Firearm deaths in Sweden

M Junuzovic, A Rietz, U Jakobsson, P Midlöv, A Eriksson

Research output: Contribution to journalArticlepeer-review

5 Citations (SciVal)

Abstract

Background
Sweden’s firearm legislation obligates physicians to report patients that are deemed unsuitable to possess a firearm. This study aimed to explore the involvement of firearm use in firearm fatalities and to evaluate physician reporting concerning cases of firearm deaths.

Methods
Fatal firearm suicides and homicides in Sweden were studied for the years 2012–2013, accidental deaths and undetermined manner of deaths for the period 1987–2013. Police reports and autopsy protocols were collected from the National Board of Forensic Medicine, health care data in 1 year before the fatality from the National Board of Health, and information about physician reports and firearm licences from the Swedish Police.

Results
A total of 291 firearm deaths (213 suicides, 52 accidental deaths, 23 solved homicides and 3 cases with undetermined manner of death) were identified. Firearm suicides were positively correlated with the number of licensed firearm owners. Legal firearm use predominated in firearm suicides and accidental deaths, illegal in homicides. No suicide victim or shooter in an accidental death was previously reported by a physician to the police according to the firearm law. The majority of the shooters in accidental deaths and suicides had no registered health care visits. Less than half (42%) of all suicide victims had a previous health care contact due to mental health problems.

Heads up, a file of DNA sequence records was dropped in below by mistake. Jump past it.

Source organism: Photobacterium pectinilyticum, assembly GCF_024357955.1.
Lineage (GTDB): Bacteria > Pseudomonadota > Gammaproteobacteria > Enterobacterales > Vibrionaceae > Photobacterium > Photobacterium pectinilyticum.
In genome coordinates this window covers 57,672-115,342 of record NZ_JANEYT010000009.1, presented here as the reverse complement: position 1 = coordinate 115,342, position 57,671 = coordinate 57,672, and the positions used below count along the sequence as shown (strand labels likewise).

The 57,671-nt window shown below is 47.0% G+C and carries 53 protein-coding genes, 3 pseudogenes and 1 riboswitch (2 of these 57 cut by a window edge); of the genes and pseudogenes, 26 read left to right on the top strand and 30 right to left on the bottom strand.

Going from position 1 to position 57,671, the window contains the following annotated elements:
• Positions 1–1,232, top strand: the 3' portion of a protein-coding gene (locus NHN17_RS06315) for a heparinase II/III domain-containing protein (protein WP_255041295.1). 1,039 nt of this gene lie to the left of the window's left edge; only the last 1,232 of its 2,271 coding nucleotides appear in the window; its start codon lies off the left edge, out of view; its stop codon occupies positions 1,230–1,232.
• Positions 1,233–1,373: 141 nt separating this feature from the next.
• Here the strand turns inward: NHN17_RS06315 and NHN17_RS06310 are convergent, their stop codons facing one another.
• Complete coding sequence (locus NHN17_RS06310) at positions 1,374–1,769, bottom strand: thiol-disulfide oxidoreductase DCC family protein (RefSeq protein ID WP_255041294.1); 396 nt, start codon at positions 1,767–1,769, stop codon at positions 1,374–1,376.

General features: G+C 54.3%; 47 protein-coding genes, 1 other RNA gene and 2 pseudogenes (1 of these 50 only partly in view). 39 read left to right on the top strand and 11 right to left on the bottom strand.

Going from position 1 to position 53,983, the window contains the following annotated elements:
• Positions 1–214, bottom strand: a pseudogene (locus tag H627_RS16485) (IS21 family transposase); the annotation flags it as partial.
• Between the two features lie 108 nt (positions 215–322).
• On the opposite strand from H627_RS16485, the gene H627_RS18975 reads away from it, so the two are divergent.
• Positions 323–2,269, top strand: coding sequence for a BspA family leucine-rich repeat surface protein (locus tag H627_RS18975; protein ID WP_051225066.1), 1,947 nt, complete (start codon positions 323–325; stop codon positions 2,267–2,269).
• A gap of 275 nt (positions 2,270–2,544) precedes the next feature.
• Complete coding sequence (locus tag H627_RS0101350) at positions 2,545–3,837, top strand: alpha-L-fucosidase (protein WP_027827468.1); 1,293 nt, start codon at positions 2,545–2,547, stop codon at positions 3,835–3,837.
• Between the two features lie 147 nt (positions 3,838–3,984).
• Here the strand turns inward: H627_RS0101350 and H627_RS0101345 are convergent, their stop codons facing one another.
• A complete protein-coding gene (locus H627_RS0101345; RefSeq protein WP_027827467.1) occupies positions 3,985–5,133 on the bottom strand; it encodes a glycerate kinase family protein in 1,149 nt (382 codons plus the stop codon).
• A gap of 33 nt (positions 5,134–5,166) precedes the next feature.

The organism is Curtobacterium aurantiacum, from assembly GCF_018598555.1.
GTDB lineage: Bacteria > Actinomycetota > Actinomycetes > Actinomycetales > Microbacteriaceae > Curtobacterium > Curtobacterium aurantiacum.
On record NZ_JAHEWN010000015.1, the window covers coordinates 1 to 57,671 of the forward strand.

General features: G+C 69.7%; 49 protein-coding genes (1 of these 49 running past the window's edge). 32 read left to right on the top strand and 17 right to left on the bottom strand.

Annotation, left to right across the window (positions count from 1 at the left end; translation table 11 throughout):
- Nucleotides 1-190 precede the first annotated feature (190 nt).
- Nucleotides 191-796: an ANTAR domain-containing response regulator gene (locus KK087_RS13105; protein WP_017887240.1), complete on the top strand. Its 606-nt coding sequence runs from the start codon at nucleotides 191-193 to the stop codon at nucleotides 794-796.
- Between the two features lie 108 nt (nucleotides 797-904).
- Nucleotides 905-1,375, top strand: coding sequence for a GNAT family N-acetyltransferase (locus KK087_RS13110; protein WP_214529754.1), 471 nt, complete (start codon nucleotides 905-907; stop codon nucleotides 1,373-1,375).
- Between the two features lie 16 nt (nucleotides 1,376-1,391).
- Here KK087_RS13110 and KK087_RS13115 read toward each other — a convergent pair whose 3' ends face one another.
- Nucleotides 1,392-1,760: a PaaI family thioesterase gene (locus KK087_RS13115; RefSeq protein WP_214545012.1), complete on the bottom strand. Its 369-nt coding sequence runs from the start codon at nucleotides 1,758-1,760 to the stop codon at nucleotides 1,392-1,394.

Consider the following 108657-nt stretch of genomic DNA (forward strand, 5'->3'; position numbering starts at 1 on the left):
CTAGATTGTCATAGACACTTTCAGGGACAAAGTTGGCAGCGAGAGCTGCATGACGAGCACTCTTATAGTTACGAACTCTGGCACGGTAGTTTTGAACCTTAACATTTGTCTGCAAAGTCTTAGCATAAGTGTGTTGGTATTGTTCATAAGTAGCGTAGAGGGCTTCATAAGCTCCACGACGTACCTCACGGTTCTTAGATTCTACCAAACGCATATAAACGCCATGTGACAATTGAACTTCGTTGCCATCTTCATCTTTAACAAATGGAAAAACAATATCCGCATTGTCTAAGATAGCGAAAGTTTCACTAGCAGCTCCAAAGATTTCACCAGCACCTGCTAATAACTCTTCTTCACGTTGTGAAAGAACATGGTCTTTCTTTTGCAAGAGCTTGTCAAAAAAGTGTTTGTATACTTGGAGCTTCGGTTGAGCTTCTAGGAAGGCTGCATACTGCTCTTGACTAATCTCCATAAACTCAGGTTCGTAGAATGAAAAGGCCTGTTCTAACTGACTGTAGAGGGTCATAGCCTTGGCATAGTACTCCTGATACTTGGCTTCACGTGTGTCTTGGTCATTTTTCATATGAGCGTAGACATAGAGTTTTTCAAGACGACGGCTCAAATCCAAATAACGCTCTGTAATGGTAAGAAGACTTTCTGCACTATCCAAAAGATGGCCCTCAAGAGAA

Conclusions
Not one single suicide victim nor any shooter in accidental deaths in the present study had been reported according to the firearm law, bringing the evidence of a suboptimal framework.
Original languageEnglish
Pages (from-to)351–358
JournalEuropean Journal of Public Health
Volume29
Issue number2
Early online date2018 Jul 27
DOIs
Publication statusPublished - 2019

Subject classification (UKÄ)

  • Public Health, Global Health, Social Medicine and Epidemiology

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